“He hits them in the face,” Inyangala says.
“I saw the dad hit the two boys in the face. One was like five years ago and the other was like two years ago,” the grandmother says.
“How come you don’t call the police when this happens,” Inyangala asks.
“I thought it was not my place, but I should have called,” the grandmother says. She later adds that the teens’ mother already contact the police about the allegations.
Inyangala records the conversations on her laptop and takes detailed notes. She takes a short tour of the house before she leaves. She checks the bedrooms and asks where the children sleep. Her last stop is the kitchen. She opens the refrigerator and takes a glance. It is full. Before she leaves, she makes sure the household knows who to call if they feel like they are in danger.
The teens didn’t have any visible signs of abuse on their bodies, Inyangala notes after she leaves, and prior abuse is difficult to prove.
“The problem is delayed outcry. The police are going to get involved, of course. They already came and made a report. So, they will investigate and make a decision on whether to arrest (the dad) or not,” Inyangala says.
She gets inside her car, calls her supervisor with an update and checks her email before hitting the road.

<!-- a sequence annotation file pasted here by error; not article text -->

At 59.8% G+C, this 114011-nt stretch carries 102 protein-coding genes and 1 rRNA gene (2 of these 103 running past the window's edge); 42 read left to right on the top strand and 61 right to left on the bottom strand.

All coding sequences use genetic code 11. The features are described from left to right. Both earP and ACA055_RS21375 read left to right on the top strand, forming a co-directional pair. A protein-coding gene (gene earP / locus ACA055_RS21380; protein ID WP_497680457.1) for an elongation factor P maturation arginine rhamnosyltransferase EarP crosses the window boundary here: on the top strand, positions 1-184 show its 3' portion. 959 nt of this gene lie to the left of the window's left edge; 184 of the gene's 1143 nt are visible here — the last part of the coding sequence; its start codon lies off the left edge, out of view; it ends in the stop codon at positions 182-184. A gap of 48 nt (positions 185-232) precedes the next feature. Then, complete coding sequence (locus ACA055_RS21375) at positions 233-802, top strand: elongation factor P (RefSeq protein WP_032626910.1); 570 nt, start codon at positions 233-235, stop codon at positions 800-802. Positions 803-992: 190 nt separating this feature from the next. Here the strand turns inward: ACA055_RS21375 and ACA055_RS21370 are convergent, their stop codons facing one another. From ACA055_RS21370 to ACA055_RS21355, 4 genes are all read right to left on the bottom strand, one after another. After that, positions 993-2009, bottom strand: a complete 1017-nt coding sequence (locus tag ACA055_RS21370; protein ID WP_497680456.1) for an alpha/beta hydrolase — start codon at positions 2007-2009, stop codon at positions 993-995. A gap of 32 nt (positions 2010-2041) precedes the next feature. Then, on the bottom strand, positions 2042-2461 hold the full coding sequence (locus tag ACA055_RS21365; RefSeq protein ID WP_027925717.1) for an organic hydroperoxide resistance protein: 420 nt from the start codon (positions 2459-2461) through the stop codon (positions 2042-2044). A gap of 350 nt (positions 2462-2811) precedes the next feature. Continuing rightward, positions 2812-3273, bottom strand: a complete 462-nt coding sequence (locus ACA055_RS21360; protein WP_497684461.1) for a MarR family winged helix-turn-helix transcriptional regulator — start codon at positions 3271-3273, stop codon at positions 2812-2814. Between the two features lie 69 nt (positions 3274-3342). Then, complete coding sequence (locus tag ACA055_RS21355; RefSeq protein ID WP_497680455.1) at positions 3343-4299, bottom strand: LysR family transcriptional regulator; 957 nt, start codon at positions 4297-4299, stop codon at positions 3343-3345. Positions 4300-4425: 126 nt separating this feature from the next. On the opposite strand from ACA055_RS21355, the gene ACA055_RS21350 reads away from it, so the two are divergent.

Her next stop 40 miles away, the Galveston County Jail.
“The allegations came in saying that the mother is not capable of taking care of the child. Mom was on drugs, or is on drugs, and the father is in jail for possession of a controlled substance,” Inyangala says.
She’s in and out in a matter of minutes. Her brief visit is mostly centered around telling the father that his newborn’s mother will not keep the child, who was born premature and is still in the hospital. Their baby will be placed with the mother’s parents, but the father’s parents will also be involved, she reassures him.
Both sets of grandparents passed background checks and have never been the subject of a CPS investigation, Inyangala says.
”These (grand)parents are appropriate,” she says. “They’ve been involved and have been reporting abuse or allegations of abuse. They have been calling and doing what they need to do to make sure that child is safe.”
The Galveston County Jail is Inyangala’s final stop for the day. She says having two cases is rare. The summer, she says, has not been slow.
It’s an indication of something dark, Inyangala says.
“That there is abuse.”